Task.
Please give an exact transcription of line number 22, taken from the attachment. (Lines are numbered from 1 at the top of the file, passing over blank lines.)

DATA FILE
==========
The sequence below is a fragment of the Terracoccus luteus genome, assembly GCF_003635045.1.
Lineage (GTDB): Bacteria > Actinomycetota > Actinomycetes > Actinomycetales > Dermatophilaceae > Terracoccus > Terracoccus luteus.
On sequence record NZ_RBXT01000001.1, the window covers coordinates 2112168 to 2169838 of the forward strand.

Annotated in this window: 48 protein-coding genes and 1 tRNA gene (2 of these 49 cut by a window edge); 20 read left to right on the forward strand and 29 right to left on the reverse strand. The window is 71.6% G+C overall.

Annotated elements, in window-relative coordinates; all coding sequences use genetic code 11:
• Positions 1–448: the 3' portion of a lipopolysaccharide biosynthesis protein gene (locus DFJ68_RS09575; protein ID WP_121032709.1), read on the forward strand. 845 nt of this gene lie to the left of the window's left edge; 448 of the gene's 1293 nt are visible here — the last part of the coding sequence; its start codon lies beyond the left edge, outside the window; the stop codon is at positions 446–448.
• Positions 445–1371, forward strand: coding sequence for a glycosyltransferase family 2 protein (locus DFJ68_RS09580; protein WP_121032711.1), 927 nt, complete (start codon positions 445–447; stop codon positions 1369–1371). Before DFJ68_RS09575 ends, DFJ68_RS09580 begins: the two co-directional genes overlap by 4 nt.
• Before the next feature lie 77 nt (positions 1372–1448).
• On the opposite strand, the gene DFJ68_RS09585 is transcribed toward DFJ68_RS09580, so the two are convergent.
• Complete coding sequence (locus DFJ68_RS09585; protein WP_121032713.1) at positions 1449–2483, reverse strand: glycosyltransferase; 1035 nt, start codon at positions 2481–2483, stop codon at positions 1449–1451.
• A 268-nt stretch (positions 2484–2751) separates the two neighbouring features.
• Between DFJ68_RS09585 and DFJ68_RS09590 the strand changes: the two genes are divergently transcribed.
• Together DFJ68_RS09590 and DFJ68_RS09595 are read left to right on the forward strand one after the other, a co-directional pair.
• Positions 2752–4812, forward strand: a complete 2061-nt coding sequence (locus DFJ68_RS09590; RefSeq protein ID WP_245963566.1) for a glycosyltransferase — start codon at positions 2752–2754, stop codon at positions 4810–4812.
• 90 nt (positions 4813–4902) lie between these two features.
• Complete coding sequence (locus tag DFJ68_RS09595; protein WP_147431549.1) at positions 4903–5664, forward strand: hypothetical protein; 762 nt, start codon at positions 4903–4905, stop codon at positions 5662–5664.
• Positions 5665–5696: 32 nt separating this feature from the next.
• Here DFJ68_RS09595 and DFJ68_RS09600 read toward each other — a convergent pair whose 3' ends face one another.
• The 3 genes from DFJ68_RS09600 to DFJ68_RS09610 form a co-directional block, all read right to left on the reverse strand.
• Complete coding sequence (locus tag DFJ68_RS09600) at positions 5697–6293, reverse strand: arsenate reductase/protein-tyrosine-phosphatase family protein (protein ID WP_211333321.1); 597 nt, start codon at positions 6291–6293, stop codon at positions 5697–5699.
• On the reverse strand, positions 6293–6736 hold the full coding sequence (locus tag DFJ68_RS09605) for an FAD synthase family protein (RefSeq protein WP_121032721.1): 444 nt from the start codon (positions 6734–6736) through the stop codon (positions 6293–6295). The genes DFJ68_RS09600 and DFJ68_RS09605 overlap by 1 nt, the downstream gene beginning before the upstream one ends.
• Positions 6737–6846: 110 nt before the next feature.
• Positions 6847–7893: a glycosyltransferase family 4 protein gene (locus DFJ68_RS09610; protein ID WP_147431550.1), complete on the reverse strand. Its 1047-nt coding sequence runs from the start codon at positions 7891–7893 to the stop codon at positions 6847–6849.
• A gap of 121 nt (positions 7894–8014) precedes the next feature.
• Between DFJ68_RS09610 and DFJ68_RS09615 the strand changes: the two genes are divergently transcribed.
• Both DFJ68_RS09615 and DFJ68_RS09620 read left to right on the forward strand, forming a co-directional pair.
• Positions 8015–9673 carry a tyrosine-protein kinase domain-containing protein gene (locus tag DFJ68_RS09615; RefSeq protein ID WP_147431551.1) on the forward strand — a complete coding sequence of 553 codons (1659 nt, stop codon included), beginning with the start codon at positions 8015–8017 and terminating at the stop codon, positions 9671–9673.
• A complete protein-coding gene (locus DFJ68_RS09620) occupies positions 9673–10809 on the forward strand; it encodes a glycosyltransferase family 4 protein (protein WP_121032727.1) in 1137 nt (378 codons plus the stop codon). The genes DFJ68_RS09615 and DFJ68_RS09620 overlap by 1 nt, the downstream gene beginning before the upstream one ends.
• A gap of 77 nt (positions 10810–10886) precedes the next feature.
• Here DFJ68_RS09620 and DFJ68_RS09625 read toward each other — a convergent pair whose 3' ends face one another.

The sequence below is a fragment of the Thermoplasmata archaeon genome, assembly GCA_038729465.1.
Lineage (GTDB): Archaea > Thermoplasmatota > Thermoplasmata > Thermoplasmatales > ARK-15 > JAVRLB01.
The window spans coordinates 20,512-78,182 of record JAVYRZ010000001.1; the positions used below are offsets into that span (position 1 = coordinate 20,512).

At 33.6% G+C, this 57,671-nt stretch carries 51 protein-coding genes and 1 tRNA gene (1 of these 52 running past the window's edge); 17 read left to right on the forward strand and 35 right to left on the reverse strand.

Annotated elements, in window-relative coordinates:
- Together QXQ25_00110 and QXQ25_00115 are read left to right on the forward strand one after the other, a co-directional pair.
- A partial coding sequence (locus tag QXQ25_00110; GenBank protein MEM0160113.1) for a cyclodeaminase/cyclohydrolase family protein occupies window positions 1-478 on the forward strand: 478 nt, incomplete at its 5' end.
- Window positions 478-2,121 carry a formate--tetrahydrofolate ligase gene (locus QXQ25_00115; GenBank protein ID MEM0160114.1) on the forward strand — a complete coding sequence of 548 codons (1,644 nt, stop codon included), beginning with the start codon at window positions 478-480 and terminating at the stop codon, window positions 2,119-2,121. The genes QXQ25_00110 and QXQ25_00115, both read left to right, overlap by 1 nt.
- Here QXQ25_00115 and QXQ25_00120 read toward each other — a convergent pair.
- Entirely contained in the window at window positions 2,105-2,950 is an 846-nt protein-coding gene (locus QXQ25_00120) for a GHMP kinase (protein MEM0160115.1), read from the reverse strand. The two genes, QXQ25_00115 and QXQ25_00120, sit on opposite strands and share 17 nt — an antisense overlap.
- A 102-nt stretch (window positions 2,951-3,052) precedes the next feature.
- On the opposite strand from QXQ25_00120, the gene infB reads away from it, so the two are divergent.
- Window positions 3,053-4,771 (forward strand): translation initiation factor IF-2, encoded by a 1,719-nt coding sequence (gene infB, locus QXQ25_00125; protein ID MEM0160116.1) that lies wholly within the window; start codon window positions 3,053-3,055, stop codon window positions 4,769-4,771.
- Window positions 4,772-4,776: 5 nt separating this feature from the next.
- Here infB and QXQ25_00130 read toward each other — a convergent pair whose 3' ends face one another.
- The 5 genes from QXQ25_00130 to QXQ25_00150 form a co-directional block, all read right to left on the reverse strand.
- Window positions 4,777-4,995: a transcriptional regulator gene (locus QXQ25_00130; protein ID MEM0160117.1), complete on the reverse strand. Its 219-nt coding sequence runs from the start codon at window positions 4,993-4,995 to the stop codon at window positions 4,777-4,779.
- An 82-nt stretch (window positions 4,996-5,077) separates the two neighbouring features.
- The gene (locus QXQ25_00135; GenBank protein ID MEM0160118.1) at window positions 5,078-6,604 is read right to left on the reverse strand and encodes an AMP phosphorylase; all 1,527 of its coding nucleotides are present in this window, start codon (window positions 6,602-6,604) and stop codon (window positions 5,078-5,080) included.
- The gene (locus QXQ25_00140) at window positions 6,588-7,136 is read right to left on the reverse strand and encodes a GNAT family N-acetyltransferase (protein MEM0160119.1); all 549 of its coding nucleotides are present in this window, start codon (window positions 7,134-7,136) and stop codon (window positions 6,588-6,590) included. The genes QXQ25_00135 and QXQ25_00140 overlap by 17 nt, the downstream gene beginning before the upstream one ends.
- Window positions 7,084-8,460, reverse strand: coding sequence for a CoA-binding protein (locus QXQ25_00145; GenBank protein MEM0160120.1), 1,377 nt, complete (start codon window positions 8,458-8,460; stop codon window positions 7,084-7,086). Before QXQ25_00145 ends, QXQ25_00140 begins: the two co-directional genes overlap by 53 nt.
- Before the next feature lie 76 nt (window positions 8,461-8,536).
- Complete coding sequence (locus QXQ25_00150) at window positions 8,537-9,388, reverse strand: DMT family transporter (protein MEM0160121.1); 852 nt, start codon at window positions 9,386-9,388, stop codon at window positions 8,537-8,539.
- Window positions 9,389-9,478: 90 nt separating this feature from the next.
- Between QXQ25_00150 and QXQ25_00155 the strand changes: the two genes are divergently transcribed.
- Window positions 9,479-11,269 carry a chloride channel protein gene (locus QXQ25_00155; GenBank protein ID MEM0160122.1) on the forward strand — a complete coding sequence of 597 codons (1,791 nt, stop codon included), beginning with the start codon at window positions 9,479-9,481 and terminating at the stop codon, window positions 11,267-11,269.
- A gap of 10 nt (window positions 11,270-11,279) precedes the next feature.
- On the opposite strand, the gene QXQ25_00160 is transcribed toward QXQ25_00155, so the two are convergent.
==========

• Positions 6737–6846: 110 nt before the next feature.